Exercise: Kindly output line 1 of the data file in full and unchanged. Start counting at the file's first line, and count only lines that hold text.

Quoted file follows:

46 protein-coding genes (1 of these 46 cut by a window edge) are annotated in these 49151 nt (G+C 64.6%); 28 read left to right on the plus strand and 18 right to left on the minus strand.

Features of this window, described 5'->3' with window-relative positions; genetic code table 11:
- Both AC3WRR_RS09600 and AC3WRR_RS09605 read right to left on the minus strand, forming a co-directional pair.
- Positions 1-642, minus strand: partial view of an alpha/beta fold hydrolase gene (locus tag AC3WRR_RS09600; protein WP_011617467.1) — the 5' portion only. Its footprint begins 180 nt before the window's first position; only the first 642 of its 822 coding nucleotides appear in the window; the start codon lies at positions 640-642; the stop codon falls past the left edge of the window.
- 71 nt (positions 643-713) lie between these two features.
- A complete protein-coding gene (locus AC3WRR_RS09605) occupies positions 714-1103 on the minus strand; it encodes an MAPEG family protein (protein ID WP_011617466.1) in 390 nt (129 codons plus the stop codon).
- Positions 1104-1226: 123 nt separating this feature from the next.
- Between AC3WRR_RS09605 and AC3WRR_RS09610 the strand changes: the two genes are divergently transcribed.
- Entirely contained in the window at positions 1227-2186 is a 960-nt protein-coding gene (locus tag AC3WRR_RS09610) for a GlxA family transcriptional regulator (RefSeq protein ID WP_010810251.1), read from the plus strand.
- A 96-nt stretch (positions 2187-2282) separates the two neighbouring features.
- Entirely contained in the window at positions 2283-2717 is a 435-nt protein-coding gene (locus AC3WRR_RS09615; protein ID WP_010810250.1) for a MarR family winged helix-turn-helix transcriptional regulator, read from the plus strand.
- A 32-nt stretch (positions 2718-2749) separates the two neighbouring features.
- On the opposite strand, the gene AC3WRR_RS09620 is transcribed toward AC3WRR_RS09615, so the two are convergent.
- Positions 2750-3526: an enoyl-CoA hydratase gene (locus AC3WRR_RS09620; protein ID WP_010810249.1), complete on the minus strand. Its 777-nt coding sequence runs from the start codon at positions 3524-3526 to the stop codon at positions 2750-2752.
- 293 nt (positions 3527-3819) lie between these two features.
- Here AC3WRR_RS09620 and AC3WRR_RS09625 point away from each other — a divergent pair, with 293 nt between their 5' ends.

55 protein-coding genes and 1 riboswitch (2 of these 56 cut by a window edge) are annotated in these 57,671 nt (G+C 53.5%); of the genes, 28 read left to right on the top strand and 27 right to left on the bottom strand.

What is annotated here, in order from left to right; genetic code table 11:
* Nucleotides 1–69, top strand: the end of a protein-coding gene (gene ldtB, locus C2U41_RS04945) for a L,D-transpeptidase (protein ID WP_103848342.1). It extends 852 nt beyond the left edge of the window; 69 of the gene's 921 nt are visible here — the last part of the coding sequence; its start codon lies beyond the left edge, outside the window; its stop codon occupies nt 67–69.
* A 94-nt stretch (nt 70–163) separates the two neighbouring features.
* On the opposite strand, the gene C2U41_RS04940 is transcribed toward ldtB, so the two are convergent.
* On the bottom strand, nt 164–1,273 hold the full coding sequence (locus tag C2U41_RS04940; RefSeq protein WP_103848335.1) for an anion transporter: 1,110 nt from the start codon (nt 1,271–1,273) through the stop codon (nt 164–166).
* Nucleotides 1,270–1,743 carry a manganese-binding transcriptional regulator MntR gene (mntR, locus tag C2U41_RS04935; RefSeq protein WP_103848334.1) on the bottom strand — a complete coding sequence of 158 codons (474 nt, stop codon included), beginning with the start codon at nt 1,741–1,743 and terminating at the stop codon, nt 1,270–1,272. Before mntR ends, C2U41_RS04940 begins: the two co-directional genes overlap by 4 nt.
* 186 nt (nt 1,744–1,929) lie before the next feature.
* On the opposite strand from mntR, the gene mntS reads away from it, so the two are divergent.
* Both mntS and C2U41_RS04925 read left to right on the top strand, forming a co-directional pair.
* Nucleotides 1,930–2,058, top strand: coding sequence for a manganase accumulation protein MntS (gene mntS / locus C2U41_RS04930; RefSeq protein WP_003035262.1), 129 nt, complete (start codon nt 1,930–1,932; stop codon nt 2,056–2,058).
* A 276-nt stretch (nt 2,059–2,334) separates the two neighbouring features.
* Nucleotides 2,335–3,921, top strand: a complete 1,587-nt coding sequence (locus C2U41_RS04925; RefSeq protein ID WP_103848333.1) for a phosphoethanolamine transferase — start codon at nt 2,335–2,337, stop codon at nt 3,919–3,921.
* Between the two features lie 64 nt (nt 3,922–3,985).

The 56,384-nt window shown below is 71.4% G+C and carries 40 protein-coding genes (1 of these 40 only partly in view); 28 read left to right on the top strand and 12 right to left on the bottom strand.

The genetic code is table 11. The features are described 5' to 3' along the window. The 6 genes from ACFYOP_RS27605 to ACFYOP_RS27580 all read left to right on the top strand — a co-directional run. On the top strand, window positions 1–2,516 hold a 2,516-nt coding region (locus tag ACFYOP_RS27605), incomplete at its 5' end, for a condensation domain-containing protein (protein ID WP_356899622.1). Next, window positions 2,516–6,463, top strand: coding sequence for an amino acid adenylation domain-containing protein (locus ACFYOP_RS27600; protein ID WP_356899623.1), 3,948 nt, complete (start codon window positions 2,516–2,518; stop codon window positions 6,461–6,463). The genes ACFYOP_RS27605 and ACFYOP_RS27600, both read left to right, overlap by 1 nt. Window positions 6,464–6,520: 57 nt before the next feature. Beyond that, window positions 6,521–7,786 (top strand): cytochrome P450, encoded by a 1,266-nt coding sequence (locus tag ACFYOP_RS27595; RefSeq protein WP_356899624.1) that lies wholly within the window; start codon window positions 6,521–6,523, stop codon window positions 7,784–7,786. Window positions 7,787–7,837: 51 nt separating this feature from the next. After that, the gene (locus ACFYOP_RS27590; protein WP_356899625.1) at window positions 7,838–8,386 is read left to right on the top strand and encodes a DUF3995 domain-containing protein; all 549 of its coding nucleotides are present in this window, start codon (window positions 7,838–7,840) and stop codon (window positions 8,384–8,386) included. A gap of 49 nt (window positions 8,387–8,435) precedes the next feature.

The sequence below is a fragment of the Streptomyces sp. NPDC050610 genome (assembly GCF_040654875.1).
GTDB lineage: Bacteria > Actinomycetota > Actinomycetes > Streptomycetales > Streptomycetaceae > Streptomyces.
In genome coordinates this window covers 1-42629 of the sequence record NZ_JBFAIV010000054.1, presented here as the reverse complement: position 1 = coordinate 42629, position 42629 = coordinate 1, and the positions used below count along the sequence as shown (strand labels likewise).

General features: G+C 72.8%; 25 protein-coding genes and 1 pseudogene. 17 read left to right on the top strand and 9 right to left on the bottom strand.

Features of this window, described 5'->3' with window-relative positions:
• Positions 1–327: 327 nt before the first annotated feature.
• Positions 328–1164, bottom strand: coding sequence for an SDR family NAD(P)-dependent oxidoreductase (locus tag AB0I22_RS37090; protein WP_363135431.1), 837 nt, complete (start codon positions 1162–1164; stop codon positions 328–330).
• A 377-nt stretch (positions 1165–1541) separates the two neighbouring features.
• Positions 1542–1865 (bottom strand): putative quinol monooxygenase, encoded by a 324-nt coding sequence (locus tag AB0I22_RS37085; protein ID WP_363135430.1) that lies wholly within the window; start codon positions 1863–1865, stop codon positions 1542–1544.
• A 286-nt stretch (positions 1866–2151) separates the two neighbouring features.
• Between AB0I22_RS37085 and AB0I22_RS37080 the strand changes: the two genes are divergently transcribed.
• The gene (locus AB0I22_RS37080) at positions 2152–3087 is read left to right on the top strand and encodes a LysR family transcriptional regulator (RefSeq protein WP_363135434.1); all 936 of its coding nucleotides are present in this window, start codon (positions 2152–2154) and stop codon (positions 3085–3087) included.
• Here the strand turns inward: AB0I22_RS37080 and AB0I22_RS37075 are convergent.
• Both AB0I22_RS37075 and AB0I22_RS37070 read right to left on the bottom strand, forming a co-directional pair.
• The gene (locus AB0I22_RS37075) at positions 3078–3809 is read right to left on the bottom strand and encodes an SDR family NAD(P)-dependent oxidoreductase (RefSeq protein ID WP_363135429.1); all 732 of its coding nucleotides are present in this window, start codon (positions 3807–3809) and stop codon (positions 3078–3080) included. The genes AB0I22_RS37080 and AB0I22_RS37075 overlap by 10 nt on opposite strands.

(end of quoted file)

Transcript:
46 protein-coding genes (1 of these 46 cut by a window edge) are annotated in these 49151 nt (G+C 64.6%); 28 read left to right on the plus strand and 18 right to left on the minus strand.